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ANSWER: Thanks for the note, and there’s a lot to cover there!

Yes, the Wrangler JK is a wonderful vehicle but it lacks the storage capacity, payload and tow capability to be a real tourer (Jeep people will disagree, but facts are facts).

Now to your question. In short, I really don’t think it’s worth you doing an auto conversion.

Your reasons seem to be – you’re worried about your skill as a driver to pick the right gear, the power of the Defender, wanting more capability and concerned about reliability.

An automatic won’t truly fix any of these, and there are better ways to spend the money.

First, skill. Picking the right gear isn’t all that hard, and driver training will easily improve skills. It is easy to get a bit more power and torque out of the Defender, which reduces the need to be quick and precise with the gearshifts anyway. Also, even with an automatic there are times when you’d need to select the correct gear. The Defender is so capable you don’t often need much momentum or need to quickly change gear. You might also consider a set of cross-axle differential locks so you can crawl, feet off pedals, up really rutted and rocky ground. It’s quite amazing what the Defender will do. I once filled a 130 with four passengers, drove onto a 25degree hill, stopped the car by stalling it, and then simply turned the key with the vehicle in gear. We idled up the hill from there. The vehicle does need a different, more relaxed driving style and that would suit you it seems, once you realise how to use it to best effect.

Reliability – the Defender in manual guise is arguably more reliable than automatic, and will use less fuel. The typical auto conversion means a heavier car, and the 2010 Defender has six speeds whereas the typical auto conversion for this vehicle has only four, which means less efficiency all around.

Capability – yes, an auto is better, more so because it’s easier to drive than actual outright capability. But I can assure you there is nowhere that an auto-converted Defender is going that a manual Defender can’t follow, and I’d also bet the latter would use less fuel in the process. Again, driver training is the answer. I’m not sure where you live (probably Queensland), but 4WD Victoria for example offer courses from basic to advanced, and many other organisations do the same. What you want here is proper offroad training as opposed to the easy tick-the-box compliance that is done so commercial organizations can say their staff have a 4WD ticket.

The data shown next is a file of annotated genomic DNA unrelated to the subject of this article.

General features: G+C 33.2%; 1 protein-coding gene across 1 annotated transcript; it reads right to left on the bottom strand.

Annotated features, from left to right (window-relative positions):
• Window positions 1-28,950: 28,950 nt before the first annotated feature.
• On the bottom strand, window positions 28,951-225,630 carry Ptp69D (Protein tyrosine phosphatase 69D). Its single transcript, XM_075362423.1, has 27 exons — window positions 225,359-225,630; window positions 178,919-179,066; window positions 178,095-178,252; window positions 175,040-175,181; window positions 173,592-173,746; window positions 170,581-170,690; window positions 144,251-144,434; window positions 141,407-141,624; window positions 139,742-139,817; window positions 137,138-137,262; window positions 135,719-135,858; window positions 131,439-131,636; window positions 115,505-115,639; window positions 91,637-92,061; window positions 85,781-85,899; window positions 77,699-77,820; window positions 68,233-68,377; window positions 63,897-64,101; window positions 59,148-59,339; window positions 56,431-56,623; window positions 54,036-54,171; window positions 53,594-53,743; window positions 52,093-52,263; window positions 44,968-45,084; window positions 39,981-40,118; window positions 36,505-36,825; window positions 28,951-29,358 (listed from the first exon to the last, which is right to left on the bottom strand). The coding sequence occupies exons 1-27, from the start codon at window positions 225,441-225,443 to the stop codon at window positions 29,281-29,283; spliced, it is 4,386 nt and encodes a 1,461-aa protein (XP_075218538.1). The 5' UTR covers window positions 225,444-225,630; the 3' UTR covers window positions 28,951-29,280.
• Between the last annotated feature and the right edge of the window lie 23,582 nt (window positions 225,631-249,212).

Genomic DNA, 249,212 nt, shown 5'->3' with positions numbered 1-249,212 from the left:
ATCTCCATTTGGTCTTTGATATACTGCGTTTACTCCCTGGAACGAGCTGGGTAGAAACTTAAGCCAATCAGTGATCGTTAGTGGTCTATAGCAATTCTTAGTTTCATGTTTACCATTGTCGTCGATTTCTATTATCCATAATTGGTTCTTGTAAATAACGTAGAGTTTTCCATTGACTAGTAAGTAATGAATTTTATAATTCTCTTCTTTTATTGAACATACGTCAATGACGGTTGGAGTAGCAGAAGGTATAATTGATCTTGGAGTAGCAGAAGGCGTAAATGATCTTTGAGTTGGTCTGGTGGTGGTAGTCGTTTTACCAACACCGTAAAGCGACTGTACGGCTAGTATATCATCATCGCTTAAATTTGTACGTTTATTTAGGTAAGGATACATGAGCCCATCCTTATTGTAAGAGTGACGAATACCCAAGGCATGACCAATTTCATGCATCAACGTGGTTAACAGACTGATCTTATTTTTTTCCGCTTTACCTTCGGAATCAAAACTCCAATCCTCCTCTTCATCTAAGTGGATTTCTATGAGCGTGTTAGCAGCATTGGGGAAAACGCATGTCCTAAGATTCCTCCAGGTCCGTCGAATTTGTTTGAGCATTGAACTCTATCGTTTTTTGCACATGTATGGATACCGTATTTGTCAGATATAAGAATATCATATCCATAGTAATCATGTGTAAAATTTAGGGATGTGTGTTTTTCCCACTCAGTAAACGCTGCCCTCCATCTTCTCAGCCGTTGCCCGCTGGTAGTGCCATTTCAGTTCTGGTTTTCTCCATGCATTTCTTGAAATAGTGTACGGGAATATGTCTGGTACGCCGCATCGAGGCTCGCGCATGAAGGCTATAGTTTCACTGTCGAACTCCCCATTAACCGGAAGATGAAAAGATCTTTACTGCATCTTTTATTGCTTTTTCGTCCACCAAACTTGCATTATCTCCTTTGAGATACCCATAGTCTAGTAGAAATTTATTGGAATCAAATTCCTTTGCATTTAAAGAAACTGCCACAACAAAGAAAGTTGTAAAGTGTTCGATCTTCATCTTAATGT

We also asked one of Australia’s top Land Rover specialists, Ritter Land Rover, and this is what they had to say:

“We have done a number of manual to auto conversions for Defenders, 300tdi, Td5, and Puma. For the Pumas we use the Ashcroft conversion parts and a rebuilt Discovery II ZF transmission (four speed) with the various modifications required to suit the Td4 engine. This transmission requires the use of an aftermarket control unit supplied by  Compushift USA. Whilst this ECU is programmable, shift quality is typically somewhat firmer than in the Discovery 2. The conversion utilizes a Discovery T-shifter, trim finish is good, and integrates well into the Defender. A suitable cooler is used to control transmission temperature.

Drivability is good, gear ratios being the same as a Discovery 2 and the torque converter lockup clutch is enabled. The cost is about $18,000 (change over) subject to exchange rates.”

Ritter also noted that:

“Hi tuff axle axles are a good long term rectification for the well known problems of worn axle splines causing clunky driveline, and upgrading the engine ECU has been very successful performance wise, however it is tailored to the standard manual gearbox.”

So we don’t think that spending $18k plus on an auto conversion is the answer. Instead, invest in some driver training, talk to your local Land Rover specialist (and only a Land Rover specialist like Ritter) about the variety of engine power improvements readily available, consider a set of cross-axled differential locks, and continue enjoying Australia!

Finally, will Defenders be still working in ten years time? Yes, and I think in 100 years time too, or as long as they (and other self-drive cars) are allowed on the roads. Defenders are now fetching premium prices, and there are vast amounts of skills, parts and people out there dedicated to keeping them running. Have no concern on that front.

Ritter Automotive
Address: 116 Highbury Road, Burwood VIC 3125
 
G4-Recce-DF-0162


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4 years ago

Just buy a Pajero Sports and be done with it

Robert Pepper

Robert Pepper